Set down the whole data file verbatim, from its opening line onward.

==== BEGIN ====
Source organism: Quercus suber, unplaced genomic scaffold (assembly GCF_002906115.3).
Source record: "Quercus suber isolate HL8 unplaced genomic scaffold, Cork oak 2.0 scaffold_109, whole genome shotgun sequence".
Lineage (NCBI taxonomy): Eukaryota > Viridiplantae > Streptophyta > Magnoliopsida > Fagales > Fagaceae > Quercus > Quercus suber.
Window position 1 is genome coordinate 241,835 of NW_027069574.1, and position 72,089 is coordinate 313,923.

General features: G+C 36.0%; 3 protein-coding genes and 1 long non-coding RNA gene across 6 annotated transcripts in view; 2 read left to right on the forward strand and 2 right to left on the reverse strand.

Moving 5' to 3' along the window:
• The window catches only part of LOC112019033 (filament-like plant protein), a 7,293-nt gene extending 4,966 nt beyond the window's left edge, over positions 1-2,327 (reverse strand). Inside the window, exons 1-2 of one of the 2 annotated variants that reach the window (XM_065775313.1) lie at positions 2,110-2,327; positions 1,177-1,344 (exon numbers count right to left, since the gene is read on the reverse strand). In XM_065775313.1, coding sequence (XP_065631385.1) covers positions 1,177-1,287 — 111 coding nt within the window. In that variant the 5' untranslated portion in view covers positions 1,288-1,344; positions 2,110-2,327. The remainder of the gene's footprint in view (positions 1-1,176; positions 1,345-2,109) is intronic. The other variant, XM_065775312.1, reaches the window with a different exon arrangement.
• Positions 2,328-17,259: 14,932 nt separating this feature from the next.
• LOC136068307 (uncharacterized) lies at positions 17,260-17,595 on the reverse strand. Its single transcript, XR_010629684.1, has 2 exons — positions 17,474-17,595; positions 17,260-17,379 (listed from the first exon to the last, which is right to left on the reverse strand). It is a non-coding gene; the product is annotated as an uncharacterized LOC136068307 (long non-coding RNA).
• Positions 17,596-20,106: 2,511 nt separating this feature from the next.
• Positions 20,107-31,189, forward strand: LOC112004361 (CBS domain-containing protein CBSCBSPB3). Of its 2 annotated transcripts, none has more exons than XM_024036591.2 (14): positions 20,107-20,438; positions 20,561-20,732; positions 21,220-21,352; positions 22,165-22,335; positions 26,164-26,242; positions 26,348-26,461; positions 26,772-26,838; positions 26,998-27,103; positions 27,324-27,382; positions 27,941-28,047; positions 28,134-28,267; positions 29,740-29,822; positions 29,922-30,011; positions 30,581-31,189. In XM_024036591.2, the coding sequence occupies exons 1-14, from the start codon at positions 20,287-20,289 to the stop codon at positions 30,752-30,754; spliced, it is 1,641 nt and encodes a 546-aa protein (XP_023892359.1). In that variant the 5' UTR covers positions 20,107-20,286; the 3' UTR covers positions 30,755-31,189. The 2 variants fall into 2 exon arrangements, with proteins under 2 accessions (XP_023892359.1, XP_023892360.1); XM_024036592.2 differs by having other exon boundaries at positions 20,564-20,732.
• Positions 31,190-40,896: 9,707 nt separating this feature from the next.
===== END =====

Source organism: Quercus suber, unplaced genomic scaffold (assembly GCF_002906115.3).
Source record: "Quercus suber isolate HL8 unplaced genomic scaffold, Cork oak 2.0 scaffold_109, whole genome shotgun sequence".
Lineage (NCBI taxonomy): Eukaryota > Viridiplantae > Streptophyta > Magnoliopsida > Fagales > Fagaceae > Quercus > Quercus suber.
Window position 1 is genome coordinate 241,835 of NW_027069574.1, and position 72,089 is coordinate 313,923.

General features: G+C 36.0%; 3 protein-coding genes and 1 long non-coding RNA gene across 6 annotated transcripts in view; 2 read left to right on the forward strand and 2 right to left on the reverse strand.

Moving 5' to 3' along the window:
• The window catches only part of LOC112019033 (filament-like plant protein), a 7,293-nt gene extending 4,966 nt beyond the window's left edge, over positions 1-2,327 (reverse strand). Inside the window, exons 1-2 of one of the 2 annotated variants that reach the window (XM_065775313.1) lie at positions 2,110-2,327; positions 1,177-1,344 (exon numbers count right to left, since the gene is read on the reverse strand). In XM_065775313.1, coding sequence (XP_065631385.1) covers positions 1,177-1,287 — 111 coding nt within the window. In that variant the 5' untranslated portion in view covers positions 1,288-1,344; positions 2,110-2,327. The remainder of the gene's footprint in view (positions 1-1,176; positions 1,345-2,109) is intronic. The other variant, XM_065775312.1, reaches the window with a different exon arrangement.
• Positions 2,328-17,259: 14,932 nt separating this feature from the next.
• LOC136068307 (uncharacterized) lies at positions 17,260-17,595 on the reverse strand. Its single transcript, XR_010629684.1, has 2 exons — positions 17,474-17,595; positions 17,260-17,379 (listed from the first exon to the last, which is right to left on the reverse strand). It is a non-coding gene; the product is annotated as an uncharacterized LOC136068307 (long non-coding RNA).
• Positions 17,596-20,106: 2,511 nt separating this feature from the next.
• Positions 20,107-31,189, forward strand: LOC112004361 (CBS domain-containing protein CBSCBSPB3). Of its 2 annotated transcripts, none has more exons than XM_024036591.2 (14): positions 20,107-20,438; positions 20,561-20,732; positions 21,220-21,352; positions 22,165-22,335; positions 26,164-26,242; positions 26,348-26,461; positions 26,772-26,838; positions 26,998-27,103; positions 27,324-27,382; positions 27,941-28,047; positions 28,134-28,267; positions 29,740-29,822; positions 29,922-30,011; positions 30,581-31,189. In XM_024036591.2, the coding sequence occupies exons 1-14, from the start codon at positions 20,287-20,289 to the stop codon at positions 30,752-30,754; spliced, it is 1,641 nt and encodes a 546-aa protein (XP_023892359.1). In that variant the 5' UTR covers positions 20,107-20,286; the 3' UTR covers positions 30,755-31,189. The 2 variants fall into 2 exon arrangements, with proteins under 2 accessions (XP_023892359.1, XP_023892360.1); XM_024036592.2 differs by having other exon boundaries at positions 20,564-20,732.
• Positions 31,190-40,896: 9,707 nt separating this feature from the next.